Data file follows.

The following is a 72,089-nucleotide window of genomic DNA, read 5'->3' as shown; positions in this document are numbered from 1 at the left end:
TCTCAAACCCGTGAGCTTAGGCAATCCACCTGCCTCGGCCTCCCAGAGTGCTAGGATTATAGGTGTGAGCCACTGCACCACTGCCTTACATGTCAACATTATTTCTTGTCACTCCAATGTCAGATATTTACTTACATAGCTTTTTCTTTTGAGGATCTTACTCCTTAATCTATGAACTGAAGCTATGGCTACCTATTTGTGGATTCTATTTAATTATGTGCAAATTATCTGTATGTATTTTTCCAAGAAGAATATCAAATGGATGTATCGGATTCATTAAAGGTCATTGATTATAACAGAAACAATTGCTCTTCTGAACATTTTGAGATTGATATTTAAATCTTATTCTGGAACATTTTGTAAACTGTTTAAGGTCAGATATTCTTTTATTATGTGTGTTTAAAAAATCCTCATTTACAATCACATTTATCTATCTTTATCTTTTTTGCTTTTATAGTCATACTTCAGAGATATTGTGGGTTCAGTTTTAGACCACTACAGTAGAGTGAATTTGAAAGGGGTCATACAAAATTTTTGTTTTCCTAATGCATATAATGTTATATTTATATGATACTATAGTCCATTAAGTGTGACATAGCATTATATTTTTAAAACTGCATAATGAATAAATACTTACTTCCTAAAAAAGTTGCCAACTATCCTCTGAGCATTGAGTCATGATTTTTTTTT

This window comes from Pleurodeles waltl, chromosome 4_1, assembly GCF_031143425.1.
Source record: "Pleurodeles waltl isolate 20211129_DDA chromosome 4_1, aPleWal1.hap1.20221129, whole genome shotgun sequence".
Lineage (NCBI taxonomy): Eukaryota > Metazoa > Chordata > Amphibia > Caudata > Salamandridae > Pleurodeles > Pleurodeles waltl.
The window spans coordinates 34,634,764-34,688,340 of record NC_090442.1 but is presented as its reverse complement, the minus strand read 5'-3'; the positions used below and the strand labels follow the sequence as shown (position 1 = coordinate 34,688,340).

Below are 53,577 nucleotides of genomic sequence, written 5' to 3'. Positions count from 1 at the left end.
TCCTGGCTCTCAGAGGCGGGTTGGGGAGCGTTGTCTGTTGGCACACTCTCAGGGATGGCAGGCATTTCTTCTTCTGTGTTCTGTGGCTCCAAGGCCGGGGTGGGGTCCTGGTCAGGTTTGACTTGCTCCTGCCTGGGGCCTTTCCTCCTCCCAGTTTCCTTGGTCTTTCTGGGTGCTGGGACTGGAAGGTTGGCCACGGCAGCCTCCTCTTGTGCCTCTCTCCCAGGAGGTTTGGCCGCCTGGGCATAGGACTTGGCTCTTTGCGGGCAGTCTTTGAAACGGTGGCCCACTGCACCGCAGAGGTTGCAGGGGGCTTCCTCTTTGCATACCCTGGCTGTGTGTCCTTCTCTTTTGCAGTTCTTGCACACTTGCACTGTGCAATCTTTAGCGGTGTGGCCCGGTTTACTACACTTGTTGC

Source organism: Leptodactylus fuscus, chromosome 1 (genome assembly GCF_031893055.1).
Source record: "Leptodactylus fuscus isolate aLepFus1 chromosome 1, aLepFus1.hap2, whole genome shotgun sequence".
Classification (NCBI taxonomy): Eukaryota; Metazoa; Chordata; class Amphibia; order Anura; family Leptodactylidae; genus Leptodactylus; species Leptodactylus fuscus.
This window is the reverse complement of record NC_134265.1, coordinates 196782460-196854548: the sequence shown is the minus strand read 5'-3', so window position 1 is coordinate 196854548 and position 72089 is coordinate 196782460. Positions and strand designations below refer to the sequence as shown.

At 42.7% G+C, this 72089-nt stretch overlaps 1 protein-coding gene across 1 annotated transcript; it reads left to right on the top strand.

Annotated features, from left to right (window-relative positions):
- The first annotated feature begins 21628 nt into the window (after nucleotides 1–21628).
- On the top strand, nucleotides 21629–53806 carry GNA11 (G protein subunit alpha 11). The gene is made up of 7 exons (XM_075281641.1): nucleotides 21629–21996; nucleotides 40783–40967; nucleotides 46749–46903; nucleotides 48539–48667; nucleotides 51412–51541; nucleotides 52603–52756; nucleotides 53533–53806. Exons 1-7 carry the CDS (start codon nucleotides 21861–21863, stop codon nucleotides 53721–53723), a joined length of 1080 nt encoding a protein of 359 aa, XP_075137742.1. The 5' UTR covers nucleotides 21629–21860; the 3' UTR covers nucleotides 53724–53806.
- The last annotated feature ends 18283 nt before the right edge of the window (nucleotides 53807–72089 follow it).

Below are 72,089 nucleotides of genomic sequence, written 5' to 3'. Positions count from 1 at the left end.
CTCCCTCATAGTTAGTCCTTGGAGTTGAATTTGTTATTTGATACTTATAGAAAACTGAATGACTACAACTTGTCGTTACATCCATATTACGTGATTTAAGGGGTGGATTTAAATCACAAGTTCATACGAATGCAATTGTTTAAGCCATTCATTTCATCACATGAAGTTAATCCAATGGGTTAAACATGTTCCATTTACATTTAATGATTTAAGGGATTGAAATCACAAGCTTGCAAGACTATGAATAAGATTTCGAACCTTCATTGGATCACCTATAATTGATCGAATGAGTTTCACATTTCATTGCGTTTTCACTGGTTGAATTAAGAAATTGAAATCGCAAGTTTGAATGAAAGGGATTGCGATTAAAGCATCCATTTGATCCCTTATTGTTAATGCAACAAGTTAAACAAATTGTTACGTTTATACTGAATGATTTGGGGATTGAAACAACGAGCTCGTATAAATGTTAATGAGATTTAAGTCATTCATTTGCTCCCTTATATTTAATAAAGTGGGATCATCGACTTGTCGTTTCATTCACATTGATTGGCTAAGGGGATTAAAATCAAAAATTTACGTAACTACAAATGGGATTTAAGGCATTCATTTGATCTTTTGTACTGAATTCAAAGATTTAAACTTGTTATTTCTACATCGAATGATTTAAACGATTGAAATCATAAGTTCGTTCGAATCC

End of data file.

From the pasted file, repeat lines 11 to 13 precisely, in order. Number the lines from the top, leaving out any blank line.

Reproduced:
Classification (NCBI taxonomy): Eukaryota; Metazoa; Chordata; class Amphibia; order Anura; family Leptodactylidae; genus Leptodactylus; species Leptodactylus fuscus.
This window is the reverse complement of record NC_134265.1, coordinates 196782460-196854548: the sequence shown is the minus strand read 5'-3', so window position 1 is coordinate 196854548 and position 72089 is coordinate 196782460. Positions and strand designations below refer to the sequence as shown.

At 42.7% G+C, this 72089-nt stretch overlaps 1 protein-coding gene across 1 annotated transcript; it reads left to right on the top strand.